Judy Ericksen: Volunteer Extraordinaire

Photo of Judy Ericksen holding flowers
Photo by Suzanne Waring

By SUZANNE WARING

Judy Ericksen, 78, has clocked many volunteer hours and has made a significant impact on her community. She came to Great Falls, Mont., with her husband, Joel, from Minneapolis in the 1960s, and she has been working in the community since.

In 1966, during a clay-handling workshop, the instructor asked if anyone wanted to turn some clay on the potter’s wheel. Judy did, and the first time she tried it, she knew that working with clay was what she wanted to do as her creative bent.

Since then, she has become an award-winning potter. To benefit the community, she has often donated her art work and lessons for non-profits to auction at fundraisers.

Teaching at the YWCA led to helping that organization with a money-raising event called “Empty Bowls.”

The general public addresses hunger and poverty in the community by taking part in a money-raising luncheon of soup served in hand-made pottery bowls that become theirs to take home.

Ericksen had made 150 bowls each year for the event, until the year she fell on some stairs and broke her wrist. Other potters in the community stepped in and finished making the bowls. She is now among this group who make the bowls for the event each year.

Twenty-one years ago, Ericksen sat in a meeting concerning the jail ministry offered at the county incarceration center. Kathleen Cane, a catholic nun, who was overseeing the project, said she was leaving the state, and that the program providing reading materials to inmates would be discontinued. Ericksen had previously given art supplies to the program, but as she sat there, she felt she could do more; she could help with book distribution.

When she and a few others started out, they found they had to invent the program. Because of security, they realized that the books had to go to the inmates in the different cell blocks instead of the inmates coming to a library. Although there is no budget for this program, donations led to building carts to hold the books.

The local chapter of The American Association of University Women who hold a book sale every year were, and continue to be, extraordinarily good to the program with books that fit the criteria set by the incarceration center.

“I can’t think of anything that would help people do better in their lives than become a better reader,” said Ericksen who continues to oversee this program.

“When I attended conferences on prison populations, I learned that across the country three out of five prisoners have reading limitations,” said Ericksen. For that reason, easy reading for those who are attempting to improve their reading skills is always available on the book carts.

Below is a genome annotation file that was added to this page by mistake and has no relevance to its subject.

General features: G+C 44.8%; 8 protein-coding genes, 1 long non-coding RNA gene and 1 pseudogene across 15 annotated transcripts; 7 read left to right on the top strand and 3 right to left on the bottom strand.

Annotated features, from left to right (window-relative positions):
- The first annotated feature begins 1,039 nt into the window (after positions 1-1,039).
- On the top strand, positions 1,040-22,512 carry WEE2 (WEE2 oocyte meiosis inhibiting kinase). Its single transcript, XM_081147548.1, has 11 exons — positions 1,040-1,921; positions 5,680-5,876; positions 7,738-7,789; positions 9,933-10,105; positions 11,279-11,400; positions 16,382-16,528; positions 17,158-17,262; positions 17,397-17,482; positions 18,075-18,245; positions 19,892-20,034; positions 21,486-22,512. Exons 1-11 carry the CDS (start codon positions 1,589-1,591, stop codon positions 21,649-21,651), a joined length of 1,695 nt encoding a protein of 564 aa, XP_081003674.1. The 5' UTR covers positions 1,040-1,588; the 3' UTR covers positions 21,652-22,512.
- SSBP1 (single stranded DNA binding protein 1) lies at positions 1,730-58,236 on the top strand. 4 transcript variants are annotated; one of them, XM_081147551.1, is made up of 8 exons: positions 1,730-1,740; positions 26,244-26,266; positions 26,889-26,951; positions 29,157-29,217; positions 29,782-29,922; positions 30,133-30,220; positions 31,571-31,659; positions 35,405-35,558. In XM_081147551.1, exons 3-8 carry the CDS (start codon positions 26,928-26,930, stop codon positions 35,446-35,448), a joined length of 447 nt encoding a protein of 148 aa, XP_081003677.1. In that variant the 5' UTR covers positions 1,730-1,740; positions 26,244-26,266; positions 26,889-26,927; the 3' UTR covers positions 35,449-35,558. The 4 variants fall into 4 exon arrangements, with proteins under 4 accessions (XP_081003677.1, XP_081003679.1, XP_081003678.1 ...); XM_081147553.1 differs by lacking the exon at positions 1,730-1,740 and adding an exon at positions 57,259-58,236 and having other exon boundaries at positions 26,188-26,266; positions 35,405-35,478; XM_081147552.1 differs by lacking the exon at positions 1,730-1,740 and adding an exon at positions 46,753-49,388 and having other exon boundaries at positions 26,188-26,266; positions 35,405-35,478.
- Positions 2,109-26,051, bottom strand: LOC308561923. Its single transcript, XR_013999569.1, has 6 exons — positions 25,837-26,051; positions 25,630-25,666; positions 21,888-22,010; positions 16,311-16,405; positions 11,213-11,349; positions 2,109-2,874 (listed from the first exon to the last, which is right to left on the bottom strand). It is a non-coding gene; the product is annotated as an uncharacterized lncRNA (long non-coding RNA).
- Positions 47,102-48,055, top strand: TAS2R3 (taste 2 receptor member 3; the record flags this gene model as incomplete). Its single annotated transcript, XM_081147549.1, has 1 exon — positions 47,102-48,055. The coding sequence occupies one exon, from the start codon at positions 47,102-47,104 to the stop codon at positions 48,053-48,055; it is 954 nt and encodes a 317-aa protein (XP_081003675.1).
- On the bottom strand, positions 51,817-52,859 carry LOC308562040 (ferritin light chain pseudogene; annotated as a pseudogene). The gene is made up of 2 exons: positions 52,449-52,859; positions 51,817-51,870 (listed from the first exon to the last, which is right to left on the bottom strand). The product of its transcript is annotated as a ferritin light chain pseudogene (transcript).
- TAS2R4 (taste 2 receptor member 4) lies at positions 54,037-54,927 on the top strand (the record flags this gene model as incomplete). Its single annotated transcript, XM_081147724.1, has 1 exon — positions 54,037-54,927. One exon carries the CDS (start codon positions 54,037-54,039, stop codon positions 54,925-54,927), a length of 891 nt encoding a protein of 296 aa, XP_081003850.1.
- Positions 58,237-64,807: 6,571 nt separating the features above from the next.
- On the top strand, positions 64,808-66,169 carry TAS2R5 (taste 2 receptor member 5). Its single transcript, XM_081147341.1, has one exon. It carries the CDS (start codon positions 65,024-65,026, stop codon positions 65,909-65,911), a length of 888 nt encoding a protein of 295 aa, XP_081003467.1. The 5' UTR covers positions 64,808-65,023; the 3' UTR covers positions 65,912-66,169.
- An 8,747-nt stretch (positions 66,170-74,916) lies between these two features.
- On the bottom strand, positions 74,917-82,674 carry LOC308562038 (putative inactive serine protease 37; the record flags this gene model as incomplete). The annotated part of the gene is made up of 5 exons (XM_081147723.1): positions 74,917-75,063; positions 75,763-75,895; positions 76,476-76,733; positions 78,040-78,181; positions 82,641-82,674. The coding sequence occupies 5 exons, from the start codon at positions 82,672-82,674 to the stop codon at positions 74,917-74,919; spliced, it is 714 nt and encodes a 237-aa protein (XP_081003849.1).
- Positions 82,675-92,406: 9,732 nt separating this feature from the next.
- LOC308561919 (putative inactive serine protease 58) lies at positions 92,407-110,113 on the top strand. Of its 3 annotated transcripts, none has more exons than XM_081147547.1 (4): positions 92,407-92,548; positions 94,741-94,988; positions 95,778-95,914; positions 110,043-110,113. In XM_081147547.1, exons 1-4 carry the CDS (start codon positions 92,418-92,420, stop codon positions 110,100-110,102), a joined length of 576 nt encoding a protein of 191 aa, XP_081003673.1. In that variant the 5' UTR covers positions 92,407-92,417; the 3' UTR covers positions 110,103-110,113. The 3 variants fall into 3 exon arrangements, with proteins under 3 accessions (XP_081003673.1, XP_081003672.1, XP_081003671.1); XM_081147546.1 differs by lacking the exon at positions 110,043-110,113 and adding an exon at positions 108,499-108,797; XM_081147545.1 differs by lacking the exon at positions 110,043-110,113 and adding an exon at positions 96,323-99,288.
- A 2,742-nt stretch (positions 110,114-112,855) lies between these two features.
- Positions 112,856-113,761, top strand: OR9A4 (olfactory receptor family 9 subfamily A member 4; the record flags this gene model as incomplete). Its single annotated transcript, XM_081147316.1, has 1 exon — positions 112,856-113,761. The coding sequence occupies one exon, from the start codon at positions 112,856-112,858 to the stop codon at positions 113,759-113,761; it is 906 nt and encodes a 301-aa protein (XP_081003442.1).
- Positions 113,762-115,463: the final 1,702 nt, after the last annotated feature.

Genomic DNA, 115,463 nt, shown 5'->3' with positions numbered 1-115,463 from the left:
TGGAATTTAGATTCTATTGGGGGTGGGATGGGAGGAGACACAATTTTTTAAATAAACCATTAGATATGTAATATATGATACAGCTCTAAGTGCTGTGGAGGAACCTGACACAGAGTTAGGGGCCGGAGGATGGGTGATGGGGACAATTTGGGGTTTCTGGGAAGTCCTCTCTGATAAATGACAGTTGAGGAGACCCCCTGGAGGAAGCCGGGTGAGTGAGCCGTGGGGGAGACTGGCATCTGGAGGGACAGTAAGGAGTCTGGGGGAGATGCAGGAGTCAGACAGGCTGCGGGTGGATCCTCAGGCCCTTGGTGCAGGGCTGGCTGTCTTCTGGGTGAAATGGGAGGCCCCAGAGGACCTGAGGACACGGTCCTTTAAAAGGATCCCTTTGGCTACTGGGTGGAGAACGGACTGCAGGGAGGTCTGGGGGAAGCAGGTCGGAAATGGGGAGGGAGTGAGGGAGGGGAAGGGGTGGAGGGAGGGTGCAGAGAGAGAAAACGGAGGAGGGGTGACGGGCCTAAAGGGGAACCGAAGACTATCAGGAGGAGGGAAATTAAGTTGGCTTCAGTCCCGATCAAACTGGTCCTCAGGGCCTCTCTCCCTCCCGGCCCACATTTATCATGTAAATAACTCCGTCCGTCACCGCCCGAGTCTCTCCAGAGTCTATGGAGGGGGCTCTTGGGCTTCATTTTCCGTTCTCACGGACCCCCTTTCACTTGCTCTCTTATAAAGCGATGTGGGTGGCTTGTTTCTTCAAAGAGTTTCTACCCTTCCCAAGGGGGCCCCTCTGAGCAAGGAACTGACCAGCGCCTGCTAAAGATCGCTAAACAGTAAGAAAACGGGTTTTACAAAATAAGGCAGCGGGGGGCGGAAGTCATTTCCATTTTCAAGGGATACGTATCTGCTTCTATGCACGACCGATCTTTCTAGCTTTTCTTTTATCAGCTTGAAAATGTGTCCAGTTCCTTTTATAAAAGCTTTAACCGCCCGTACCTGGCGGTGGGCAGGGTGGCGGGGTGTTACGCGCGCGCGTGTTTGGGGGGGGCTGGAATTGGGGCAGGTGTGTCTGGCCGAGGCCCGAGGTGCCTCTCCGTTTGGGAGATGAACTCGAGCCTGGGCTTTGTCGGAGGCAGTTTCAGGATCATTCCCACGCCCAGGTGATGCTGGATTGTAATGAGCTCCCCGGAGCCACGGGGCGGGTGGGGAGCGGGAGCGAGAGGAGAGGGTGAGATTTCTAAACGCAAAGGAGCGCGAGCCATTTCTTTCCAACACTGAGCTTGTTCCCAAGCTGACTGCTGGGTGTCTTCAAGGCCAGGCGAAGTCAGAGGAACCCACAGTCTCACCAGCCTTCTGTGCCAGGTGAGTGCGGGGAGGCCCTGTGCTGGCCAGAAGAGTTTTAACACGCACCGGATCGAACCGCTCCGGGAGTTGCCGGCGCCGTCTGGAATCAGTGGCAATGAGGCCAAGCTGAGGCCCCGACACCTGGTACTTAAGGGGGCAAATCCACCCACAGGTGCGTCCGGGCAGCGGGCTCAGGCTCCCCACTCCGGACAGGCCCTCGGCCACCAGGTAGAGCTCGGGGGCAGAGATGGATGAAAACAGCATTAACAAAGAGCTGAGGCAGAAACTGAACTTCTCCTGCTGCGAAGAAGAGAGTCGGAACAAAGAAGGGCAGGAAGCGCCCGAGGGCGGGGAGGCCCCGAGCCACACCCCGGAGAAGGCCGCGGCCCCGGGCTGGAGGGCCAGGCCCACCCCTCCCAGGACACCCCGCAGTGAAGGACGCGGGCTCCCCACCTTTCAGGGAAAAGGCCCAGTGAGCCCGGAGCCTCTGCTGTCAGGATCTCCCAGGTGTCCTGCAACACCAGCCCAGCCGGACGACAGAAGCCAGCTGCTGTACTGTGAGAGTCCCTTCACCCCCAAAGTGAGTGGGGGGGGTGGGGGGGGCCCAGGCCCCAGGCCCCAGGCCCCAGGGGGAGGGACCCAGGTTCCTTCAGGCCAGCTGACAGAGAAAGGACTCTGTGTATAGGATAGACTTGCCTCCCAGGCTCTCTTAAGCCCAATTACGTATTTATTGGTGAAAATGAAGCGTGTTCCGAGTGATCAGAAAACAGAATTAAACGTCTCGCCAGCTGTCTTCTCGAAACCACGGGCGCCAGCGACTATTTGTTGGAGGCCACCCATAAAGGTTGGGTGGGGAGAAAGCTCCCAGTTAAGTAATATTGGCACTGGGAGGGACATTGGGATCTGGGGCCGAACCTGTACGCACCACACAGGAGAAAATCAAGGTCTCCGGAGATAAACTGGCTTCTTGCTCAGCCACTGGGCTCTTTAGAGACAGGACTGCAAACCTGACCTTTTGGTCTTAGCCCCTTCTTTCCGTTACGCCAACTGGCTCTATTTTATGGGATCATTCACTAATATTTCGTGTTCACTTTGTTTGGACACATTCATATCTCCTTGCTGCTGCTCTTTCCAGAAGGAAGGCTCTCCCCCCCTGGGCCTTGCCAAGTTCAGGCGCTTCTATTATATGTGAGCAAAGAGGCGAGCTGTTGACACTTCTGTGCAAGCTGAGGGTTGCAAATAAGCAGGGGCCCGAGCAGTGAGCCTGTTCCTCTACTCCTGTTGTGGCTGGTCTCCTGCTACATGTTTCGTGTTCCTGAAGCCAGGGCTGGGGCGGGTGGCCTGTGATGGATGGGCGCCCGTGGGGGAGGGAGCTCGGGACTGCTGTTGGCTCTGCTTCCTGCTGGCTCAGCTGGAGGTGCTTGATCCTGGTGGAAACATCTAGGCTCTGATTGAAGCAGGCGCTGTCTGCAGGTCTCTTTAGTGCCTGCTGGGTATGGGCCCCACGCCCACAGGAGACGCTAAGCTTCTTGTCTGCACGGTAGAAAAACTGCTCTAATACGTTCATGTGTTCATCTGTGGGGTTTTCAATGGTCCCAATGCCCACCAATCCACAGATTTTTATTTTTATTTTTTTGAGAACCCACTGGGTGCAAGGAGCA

Earning a GED becomes a priority for Montana State inmates because that is often one requirement for their release. Ericksen helps them with materials to study for the GED exam.

Learning that recidivism is lower when inmates have connections with their family, Ericksen and videographer Carol Gamell have worked with detention staff to initiate an opportunity for inmates to read a story for their families at Christmas time. Ericksen decorates a room with Christmas wreaths and ornaments, and she provides shirts that are different from the prison uniform.

“We always bring tissues because someone, including the inmates, tears up.” The video tape is professionally edited and then sent to the family along with the book that has been read.

Ericksen was instrumental in developing FISH, a food pantry program that distributes food to people in need. Thirteen churches and one service club run the Great Falls program. Ericksen continues to help with its annual fundraiser dinner.

A parent whose son had war injuries called Ericksen to see if she knew someone who would teach him to work with clay. His occupational therapist thought he would find it helpful. She immediately said she would be willing to try it. After she finished the conversation, she thought to herself, “I don’t know how to do this, and I don’t have the equipment needed.”

The first thing she needed was a stab roller. “I kid you not, a few days later an acquaintance who was cleaning out her equipment and supplies backed into the yard and pulled out a large stab roller and asked me if I could use it,” said Ericksen.

Next she told herself it would work better to have some molds on hand. Not a week passed when a friend called saying a move to another state precipitated the need to clean out her pottery supplies and offered Ericksen some molds.

“People may not believe how this happened, but it was providence that I should have those items on hand when the veteran, along with his occupational therapist, came to learn to work with clay.” She has been privileged to help several veterans since then. MSN